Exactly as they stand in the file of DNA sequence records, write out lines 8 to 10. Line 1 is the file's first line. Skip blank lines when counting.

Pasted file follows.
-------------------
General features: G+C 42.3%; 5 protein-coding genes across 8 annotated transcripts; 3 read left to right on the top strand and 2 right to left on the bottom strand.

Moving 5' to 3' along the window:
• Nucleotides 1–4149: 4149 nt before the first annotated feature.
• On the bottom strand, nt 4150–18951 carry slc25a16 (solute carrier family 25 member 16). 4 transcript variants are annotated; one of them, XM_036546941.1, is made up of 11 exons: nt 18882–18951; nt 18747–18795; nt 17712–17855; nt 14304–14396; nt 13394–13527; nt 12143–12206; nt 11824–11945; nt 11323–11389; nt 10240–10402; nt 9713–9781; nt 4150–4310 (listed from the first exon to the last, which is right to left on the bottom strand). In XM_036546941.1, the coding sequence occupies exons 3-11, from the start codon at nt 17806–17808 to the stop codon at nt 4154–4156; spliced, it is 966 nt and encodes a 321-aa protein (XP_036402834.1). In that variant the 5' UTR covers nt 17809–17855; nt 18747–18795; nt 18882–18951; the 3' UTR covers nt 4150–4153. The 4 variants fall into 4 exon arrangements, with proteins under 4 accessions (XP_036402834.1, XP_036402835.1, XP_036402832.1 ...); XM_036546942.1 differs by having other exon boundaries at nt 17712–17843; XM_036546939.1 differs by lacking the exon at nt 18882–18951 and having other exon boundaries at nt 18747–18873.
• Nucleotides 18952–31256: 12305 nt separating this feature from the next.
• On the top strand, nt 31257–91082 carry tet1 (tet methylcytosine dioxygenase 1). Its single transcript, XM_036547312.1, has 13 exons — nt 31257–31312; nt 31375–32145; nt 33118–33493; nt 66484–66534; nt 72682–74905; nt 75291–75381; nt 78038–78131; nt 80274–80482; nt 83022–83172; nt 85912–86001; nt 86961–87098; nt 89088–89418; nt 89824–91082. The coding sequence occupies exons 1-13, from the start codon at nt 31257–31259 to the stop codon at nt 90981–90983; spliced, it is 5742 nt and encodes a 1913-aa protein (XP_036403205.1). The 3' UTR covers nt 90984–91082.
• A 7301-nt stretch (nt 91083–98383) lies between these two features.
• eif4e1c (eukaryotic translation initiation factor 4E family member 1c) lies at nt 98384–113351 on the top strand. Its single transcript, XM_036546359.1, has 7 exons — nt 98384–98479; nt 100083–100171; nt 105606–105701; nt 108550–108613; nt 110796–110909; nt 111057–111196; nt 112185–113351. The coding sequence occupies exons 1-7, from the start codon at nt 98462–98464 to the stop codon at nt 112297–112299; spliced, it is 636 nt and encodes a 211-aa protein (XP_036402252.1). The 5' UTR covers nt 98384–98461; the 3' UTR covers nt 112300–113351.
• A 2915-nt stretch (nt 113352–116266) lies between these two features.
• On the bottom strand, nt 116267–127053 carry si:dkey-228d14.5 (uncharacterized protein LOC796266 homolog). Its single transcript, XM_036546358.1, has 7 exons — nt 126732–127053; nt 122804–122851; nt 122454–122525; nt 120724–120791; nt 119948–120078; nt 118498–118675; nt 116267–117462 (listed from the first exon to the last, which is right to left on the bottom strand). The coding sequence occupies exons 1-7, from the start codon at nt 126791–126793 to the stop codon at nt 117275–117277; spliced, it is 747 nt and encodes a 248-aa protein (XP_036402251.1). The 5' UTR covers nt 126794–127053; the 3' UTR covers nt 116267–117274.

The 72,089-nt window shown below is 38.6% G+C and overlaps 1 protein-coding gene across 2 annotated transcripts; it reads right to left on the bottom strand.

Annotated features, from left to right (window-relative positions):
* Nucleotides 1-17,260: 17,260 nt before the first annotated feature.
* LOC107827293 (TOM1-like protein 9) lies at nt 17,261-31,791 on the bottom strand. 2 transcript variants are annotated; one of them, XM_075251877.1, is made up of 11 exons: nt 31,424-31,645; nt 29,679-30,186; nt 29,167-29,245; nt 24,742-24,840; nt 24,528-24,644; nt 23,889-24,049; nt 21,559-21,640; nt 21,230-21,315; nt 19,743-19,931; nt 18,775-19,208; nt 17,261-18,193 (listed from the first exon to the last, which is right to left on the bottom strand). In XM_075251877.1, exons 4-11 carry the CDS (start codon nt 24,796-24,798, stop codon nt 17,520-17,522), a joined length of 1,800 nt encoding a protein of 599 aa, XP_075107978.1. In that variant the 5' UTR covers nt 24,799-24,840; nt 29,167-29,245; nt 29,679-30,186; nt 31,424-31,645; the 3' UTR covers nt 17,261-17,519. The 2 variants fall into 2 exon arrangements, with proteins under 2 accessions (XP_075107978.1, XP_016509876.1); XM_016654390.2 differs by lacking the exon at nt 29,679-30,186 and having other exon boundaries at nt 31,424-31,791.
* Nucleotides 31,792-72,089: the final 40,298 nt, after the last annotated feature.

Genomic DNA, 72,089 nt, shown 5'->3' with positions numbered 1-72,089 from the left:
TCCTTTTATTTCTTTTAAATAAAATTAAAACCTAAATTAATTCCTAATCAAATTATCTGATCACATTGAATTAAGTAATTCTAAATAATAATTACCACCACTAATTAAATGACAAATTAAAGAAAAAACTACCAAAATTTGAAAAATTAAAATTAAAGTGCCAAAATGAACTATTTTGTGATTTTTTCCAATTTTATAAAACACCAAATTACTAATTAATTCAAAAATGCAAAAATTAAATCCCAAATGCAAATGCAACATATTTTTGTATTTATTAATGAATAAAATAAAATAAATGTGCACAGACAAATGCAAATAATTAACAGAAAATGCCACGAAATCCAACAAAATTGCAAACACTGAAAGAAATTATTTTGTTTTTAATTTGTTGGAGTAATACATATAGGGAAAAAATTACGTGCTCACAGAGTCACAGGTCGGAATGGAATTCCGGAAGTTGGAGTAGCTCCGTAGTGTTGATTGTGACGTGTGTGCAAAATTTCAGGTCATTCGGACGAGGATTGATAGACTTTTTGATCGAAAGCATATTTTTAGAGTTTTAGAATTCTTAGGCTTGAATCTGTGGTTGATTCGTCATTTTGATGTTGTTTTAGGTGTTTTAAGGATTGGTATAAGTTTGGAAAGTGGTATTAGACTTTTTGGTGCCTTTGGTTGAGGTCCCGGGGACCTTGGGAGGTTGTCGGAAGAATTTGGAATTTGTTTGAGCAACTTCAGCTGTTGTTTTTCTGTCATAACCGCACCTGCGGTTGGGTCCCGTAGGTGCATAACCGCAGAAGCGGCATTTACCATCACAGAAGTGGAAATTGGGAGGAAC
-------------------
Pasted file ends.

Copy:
• eif4e1c (eukaryotic translation initiation factor 4E family member 1c) lies at nt 98384–113351 on the top strand. Its single transcript, XM_036546359.1, has 7 exons — nt 98384–98479; nt 100083–100171; nt 105606–105701; nt 108550–108613; nt 110796–110909; nt 111057–111196; nt 112185–113351. The coding sequence occupies exons 1-7, from the start codon at nt 98462–98464 to the stop codon at nt 112297–112299; spliced, it is 636 nt and encodes a 211-aa protein (XP_036402252.1). The 5' UTR covers nt 98384–98461; the 3' UTR covers nt 112300–113351.
• A 2915-nt stretch (nt 113352–116266) lies between these two features.
• On the bottom strand, nt 116267–127053 carry si:dkey-228d14.5 (uncharacterized protein LOC796266 homolog). Its single transcript, XM_036546358.1, has 7 exons — nt 126732–127053; nt 122804–122851; nt 122454–122525; nt 120724–120791; nt 119948–120078; nt 118498–118675; nt 116267–117462 (listed from the first exon to the last, which is right to left on the bottom strand). The coding sequence occupies exons 1-7, from the start codon at nt 126791–126793 to the stop codon at nt 117275–117277; spliced, it is 747 nt and encodes a 248-aa protein (XP_036402251.1). The 5' UTR covers nt 126794–127053; the 3' UTR covers nt 116267–117274.